the growth of urban gardening in Riga / Article
Escape the confines of your own four walls, keep your distance and relax – in the days of the Covid-19 pandemic, this currently works particularly well in your own backyard. Lucky are those who have a summer house, a family garden or a green space in the countryside. For those who do not, mobile urban alternatives are now available in the Baltic States.
In Latvia and the other Baltic States, many people have rediscovered an old hobby and participate in what is called urban gardening. In many cities, public gardens have sprung up in which gardening enthusiasts can rent a plot of land and cultivate it as they see fit. In Tallinn, Rīga and Vilnius but also in small towns, people get their hands dirty and grow plants and vegetables in community gardens.
The inhabitants of a particular neighborhood are also creating more and more communal gardens with the aim of taking care of previously abandoned land and turning it into public space for all.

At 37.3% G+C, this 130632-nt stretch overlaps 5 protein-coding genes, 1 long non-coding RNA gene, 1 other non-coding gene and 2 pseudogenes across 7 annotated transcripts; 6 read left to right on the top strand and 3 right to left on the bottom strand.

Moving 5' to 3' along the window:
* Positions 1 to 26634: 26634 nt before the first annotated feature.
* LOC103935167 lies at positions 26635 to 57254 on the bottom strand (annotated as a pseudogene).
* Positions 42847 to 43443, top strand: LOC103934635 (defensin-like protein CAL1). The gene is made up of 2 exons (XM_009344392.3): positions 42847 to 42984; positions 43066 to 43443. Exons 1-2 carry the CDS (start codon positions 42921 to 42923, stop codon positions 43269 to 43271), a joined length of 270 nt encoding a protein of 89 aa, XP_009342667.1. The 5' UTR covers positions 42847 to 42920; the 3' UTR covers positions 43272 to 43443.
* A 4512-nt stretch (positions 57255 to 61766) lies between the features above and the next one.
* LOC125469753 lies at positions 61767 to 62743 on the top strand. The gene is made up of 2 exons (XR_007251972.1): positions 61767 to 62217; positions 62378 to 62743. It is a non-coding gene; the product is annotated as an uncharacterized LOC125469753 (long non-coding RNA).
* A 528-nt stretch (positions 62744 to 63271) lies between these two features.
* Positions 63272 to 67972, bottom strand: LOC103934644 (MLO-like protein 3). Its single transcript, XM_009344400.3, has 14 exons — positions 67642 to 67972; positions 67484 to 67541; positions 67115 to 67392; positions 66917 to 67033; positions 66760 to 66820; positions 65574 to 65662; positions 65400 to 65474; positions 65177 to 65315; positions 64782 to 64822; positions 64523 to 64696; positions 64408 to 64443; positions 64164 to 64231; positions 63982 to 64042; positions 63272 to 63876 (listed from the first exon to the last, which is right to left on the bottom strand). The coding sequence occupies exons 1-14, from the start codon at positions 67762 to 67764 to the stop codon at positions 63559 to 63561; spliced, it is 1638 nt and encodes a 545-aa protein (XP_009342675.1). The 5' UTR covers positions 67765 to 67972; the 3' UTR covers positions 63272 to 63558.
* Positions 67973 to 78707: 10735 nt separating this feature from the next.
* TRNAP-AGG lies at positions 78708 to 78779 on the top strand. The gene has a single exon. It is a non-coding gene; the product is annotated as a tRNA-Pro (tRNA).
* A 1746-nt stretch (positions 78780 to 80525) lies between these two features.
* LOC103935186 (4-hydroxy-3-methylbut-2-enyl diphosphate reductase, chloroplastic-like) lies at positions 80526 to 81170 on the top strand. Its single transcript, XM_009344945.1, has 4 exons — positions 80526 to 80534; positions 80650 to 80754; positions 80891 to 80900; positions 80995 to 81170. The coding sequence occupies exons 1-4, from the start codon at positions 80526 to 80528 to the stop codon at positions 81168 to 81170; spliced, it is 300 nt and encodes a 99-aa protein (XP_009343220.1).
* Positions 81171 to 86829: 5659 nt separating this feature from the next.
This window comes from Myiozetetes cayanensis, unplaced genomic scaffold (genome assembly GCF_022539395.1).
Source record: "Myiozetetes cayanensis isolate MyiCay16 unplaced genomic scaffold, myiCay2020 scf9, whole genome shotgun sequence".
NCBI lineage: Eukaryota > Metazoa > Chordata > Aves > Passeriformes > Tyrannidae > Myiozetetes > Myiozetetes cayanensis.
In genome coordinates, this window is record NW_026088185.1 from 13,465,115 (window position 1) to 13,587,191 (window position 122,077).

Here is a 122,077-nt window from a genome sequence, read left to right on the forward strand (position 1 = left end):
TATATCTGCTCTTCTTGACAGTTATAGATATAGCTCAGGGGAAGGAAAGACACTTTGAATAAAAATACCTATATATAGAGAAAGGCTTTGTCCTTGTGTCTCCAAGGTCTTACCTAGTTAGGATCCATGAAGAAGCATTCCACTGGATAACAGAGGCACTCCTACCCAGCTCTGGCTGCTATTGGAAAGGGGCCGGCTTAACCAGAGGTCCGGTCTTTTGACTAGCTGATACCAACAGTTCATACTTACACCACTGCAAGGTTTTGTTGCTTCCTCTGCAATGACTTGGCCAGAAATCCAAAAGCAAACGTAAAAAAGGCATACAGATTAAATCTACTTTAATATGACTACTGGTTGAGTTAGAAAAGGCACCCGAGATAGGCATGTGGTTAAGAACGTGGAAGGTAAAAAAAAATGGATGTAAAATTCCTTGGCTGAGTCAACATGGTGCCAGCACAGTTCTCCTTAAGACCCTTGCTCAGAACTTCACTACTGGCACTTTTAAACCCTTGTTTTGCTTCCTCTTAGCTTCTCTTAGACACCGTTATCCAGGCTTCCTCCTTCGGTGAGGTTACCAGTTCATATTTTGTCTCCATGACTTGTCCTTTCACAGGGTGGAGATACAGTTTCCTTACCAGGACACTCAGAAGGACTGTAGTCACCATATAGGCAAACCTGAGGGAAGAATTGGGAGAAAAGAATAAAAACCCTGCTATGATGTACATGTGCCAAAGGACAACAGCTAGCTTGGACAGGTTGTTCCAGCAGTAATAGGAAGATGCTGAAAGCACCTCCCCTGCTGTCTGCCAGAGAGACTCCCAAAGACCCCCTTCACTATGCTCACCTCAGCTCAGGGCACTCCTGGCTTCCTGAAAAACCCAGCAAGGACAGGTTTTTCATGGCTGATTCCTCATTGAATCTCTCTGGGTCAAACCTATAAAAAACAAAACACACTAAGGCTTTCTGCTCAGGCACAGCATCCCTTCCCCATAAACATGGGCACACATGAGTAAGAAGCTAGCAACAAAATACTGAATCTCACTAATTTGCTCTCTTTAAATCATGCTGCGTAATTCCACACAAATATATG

Urban gardening has become a big trend. In Tallinn alone, there are now 13 community gardens that provide beloved destinations for a green break from the monotony of the city. Similar initiatives aimed at developing urban gardening and improving the quality of life and the environment have also been launched in Rīga and Vilnius.
In both capitals, the tradition of small-scale gardening in allotment gardens is old and still quite common, especially on the outskirts of the city. Yet shared community gardens have been limited.
Transforming the void into a public space
The Sporta pils dārzi (Sporta Pils Gardens) in Riga is an illustrative example of the rise of urban gardening in the Baltic States. Located in currently unused territory right in the city center, abandoned and closed for more than a decade, there is now an urban gardening space where the people of Riga can rent sections where they can plant flowers, herbs and plants. vegetables. It’s like many other urban gardens that have become popular in other urban settings.
One of the townspeople who have successfully applied for land that can be rented for a season at very affordable prices is Maija Mauriņa. “We don’t have a summer house outside of Rīga – so we’re here quite often,” says the home gardener, pointing to the public beds which are maintained by a community of like-minded people.